DEAR NATALIE:I left my husband for another man last year and I now realize that I made a huge mistake. My husband and I had been married for 21 years and things had been rocky for a while. Between the two kids, our careers, and meddling families, we drifted apart...and I found comfort in a co-worker named “Tim”. Well, Tim convinced me that I should leave my husband and move in with him. So, I did. Our kids are 18 and 20 and I felt that now was my time to experience romance and passion in my life. But, after living with Tim, I realized how good my life was. I want it back. The problem is my husband is devastated that I left him and I don’t know if he will take me back. We aren’t technically divorced yet, just separated. We had one phone conversation about it and he told me, “You made your bed.” What should I do? — GRASS AIN’T GREENER
DEAR GRASS AIN’T GREENER: Does Tim know that you want to leave him to go back to your husband? Does your husband even want you back? As much as it may hurt, we have to live with the consequences of our actions. If you are unhappy with Tim, then you should leave him. But be prepared that your husband may never want you back. Maybe being alone for a while is best so that you can really figure out who you are and what you want out of the rest of your life. Are you prepared to live alone without either of them? What caused this sudden remorse over your marriage? It sounds like a lot of these decisions were made impulsively. I would sit with these questions and reflect before you make any more decisions surrounding your marriage. You may want to try therapy and dissect what caused you to leave. Was it really about Tim? Or was it the “passion and romance” that you wanted to feel from your husband? I would really dig into that. If you do want your husband back, how can he trust you? It may take work to rebuild any foundation at all and that’s only if he is willing. The hope in all of this is that he didn’t file for divorce yet. Perhaps that is a sign that there could be some love for you still. Remember, though, your husband is under no obligation to take you back and you can’t expect him to do so. You betrayed that trust and your vows. Be prepared for a long road.
DEAR NATALIE: I have a 17-year-old daughter and I recently found birth control pills in her purse. I haven’t told her that I know, but I am really hurt that she is having sex behind my back. I know she has a boyfriend, and I always liked him, but now I’m not so sure. During Covid-19, he has been someone that we allowed her to continue seeing since his family is very responsible like ours about wearing masks and social distancing. Well clearly, they aren’t distancing from one another. We always talked about abstinence in my house. I am worried for her and feel as though I should bring this up and let her know that I know her secret. What are your thoughts? I am worried that she is heading down the wrong path. — WORRIED MOM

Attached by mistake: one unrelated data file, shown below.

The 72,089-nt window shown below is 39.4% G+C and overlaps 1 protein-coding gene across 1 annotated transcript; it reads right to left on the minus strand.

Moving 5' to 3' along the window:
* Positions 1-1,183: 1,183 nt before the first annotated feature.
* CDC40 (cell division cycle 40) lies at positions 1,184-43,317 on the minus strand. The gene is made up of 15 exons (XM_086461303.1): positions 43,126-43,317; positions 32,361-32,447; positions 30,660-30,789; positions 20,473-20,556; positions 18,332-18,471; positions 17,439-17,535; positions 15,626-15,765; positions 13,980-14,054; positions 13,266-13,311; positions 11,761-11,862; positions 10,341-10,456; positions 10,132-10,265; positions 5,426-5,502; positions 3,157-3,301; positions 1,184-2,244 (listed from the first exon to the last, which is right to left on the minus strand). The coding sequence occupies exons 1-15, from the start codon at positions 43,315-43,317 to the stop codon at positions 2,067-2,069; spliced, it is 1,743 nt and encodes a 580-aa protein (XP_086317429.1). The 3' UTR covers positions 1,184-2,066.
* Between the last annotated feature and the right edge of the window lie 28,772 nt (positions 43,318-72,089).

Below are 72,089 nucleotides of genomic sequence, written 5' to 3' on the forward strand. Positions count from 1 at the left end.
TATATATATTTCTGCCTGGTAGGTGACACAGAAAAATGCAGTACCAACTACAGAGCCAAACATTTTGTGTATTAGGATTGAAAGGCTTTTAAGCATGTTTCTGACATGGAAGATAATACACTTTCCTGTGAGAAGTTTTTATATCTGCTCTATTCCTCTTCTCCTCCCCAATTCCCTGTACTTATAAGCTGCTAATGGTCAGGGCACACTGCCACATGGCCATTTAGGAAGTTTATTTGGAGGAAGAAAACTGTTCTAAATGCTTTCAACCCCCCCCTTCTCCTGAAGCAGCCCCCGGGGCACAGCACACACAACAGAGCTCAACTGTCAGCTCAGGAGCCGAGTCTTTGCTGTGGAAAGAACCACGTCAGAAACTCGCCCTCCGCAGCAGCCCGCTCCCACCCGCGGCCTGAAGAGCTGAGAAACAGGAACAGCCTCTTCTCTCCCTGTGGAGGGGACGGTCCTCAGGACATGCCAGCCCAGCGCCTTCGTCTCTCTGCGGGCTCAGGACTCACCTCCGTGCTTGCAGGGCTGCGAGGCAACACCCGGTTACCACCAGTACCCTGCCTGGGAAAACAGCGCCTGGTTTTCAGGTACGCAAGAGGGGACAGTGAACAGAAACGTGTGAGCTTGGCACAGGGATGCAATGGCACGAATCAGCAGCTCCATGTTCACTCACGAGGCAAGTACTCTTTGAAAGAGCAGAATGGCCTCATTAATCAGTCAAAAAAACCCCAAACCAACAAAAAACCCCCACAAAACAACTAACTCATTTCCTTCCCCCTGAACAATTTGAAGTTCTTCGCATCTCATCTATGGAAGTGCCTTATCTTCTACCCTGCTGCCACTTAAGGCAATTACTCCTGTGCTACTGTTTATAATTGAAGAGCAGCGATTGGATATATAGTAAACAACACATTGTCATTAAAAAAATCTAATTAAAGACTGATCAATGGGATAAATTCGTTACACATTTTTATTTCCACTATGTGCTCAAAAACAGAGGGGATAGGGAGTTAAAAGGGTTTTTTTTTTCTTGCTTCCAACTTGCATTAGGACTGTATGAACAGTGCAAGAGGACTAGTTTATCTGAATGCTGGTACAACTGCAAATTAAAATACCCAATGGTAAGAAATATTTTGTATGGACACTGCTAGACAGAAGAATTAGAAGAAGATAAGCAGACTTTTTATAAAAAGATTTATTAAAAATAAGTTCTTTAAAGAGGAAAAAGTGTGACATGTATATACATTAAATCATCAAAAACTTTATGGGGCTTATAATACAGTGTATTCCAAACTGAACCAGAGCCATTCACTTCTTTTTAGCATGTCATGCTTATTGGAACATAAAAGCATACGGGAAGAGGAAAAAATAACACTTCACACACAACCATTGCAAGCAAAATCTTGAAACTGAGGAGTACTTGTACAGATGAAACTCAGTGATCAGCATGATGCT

DEAR WORRIED MOM: Teenagers have sex. This is just something we all need to accept and recognize as fact. Not all, of course, but many. The good news is that she is being responsible about it by proactively going on the pill. She probably didn’t feel comfortable having that conversation with you because (naturally!) teens don’t always want to talk to their parents about sex. Since the conversation in your home revolved around abstinence, she probably assumed you would judge her. Are you judging her? “Going down the wrong road” is a strong statement and I would refrain from using that when you discuss sex with her because it implies shame. Whatever shame you have around sex, please don’t project it onto her. Instead, think about why you said that and what it is about sex that makes you feel that way? It can be hard to watch our children grow into adults. It can be hard when they choose a different path and we can’t control them. It can be challenging to accept them where they are as they are. But your job as a mother is to arm her with knowledge and confidence in herself so that she can enter the world feeling empowered to live life on her own terms and make healthy decisions. It is much more important that she learns about consent. Focus on what you can say to her that creates an environment for discussion. Do not attack her. Do not demean her. Do not treat her as though she has done something wrong. Admit that you found her pills and be prepared for her to be angry that you were in her purse. You didn’t mention why you looked in her purse. Did she ask you to bring her something from it or did you invade her privacy? Be careful with how you bring up the subject. She may not even be having sex yet. Perhaps she went to get pills for other reasons, like relieving menstrual cramps or acne. Maybe she’s thinking about having sex and wanted to be prepared. Approach her with love. There’s really no room for anything else.
Please send your questions to Natalie Bencivenga to firstname.lastname@example.org. Follow her on Twitter @NatalieBenci and on Instagram @NatalieBenci